Soda Blasting Bottoms in Cape Cod Area - SailNet Community

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Old 06-04-2007
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Soda Blasting Bottoms in Cape Cod Area

Greetings All,

After spending about 20 hours with a 3.0 Amp, 5 inch random sander and burning through 60 grit like crazy I am starting to rethink the method of operations. The yard owner in Mattapoisett suggested getting the bottom soda blasted and showed me a couple of jobs that had recently been done on much larger boats than my 36' Cheoy Lee Luders sloop. At this point, I can see another 40 or more hours of hand sanding before getting to the point of putting on a barrier coat and then a fresh bottom--egads!

So, what experience have others had with this process, particularly as to costs? The boat is 25' at the water line and 10' at the beam. I guess it is approximately 250 sq ft with maybe 140% of that value to account for the full keel extending a good three feet below the hull or some where on the order of 350 sq ft of surface area. No doubt, there is a formula for exact calculation but for that consideration it seems likely that a contractor will charge on the basis of length rather than area.

Any recommendations on service providers?

Thanks,
Bob in Rockport, MA
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Old 06-04-2007
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I used this past weekend a 1.25 inch gasket scaper I bought at Sears. Wow, worked like a dream. I was able to remove many layers of paint in a short time. 3 x 9 foot area in about 1.5 hours. Better job then a palm sander I paid $9.95 for it also. What I am refering to can be found Here.
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Bob -- Blasting the bottom will save time, but it must be a reputable blaster who will not damage the gel coat-that usually means there will be residual bottom paint left that must be . . . sanded. The fill the pinholes- some yards broadly apply a filler "skim coat" consisting of thinned epoxy paste. After that hardens, it must be .......sanded. Then apply a coat of barrier paint. When that dries, it may reveal residual imperfections, which must be filled, and . . . sanded. When all the barrier coats are completed, prior to applying bottom (antifouling) paint, if you desire a smooth finish, the barrier paint must be ....sanded. To complete the smooth finish, the bottom paint should be sprayed on, and then burnished or wet-sanded by hand.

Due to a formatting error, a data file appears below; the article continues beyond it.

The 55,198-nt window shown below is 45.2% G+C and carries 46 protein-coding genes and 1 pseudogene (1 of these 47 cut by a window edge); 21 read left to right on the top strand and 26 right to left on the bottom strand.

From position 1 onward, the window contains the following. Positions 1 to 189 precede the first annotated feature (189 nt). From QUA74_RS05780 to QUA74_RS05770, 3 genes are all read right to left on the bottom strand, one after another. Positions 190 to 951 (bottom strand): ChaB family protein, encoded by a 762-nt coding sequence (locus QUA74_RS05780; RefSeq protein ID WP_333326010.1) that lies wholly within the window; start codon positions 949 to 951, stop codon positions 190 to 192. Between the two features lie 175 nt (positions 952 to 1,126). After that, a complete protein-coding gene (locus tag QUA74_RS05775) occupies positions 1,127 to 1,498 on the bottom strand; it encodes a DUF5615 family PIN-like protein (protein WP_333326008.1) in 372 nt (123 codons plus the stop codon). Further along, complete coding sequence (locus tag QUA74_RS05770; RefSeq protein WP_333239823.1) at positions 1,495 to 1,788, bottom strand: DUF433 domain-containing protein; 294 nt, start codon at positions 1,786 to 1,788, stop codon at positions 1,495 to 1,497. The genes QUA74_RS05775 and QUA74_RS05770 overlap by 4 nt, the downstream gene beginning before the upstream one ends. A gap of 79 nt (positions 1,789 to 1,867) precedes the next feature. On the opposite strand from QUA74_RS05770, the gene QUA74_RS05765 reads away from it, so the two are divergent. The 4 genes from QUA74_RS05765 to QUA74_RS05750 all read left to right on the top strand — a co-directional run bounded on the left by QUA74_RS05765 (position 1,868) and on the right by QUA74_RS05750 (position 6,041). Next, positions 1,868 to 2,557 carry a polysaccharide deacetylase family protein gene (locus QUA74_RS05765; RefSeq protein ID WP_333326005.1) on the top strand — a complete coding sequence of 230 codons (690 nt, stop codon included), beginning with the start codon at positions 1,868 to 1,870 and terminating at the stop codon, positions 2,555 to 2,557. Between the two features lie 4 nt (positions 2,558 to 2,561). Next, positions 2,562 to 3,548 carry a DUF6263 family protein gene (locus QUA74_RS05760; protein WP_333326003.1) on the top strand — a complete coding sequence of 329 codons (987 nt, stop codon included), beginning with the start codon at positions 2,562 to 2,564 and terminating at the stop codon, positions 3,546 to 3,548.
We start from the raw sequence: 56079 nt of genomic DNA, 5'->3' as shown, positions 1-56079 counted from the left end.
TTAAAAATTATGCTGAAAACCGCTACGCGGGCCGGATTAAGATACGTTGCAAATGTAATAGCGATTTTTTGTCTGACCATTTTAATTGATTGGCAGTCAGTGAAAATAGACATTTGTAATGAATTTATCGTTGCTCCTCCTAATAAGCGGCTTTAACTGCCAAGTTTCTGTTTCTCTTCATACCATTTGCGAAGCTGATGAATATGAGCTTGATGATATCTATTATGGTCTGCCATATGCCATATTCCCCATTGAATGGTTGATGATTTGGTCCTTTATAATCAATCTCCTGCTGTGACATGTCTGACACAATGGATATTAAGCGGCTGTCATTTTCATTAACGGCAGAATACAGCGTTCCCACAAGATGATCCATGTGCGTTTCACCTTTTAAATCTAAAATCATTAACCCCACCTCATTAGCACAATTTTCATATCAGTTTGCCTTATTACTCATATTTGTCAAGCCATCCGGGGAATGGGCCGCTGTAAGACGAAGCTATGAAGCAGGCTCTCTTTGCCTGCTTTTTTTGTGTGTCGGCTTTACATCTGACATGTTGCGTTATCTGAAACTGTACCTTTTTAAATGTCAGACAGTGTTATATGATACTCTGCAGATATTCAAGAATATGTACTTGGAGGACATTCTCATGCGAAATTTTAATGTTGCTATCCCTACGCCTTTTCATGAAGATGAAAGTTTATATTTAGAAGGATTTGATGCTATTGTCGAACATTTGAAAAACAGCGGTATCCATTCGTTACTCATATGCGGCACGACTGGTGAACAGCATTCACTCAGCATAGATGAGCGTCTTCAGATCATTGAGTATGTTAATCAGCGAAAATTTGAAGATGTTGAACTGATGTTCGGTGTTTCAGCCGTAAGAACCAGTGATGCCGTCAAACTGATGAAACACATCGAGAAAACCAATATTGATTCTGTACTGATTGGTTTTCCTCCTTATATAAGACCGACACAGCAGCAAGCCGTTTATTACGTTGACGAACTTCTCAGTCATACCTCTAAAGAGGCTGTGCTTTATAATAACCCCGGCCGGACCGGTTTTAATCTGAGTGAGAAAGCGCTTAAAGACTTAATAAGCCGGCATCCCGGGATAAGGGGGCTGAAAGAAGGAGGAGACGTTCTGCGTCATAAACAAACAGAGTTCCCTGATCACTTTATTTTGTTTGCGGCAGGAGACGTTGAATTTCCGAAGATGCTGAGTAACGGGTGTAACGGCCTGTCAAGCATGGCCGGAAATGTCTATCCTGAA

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I did that work for years, and in that area. I grew up in Danvers and Salem and Beverly and also lived in Lynn, Winthrop and East Boston, always on the water and always doing boat work. The soda blasting works good, but all boatyards require adequate tarping, ground cloths, and hazardous waste removal - which sometime is no more than sweeping it up and putting it in a dumpster, but more and more becomes putting the waste in a sealed drum and paying for disposal.

From your point of view, all the work you'll have left is writing a nice, big, fat, check that might cause your hand to tremble.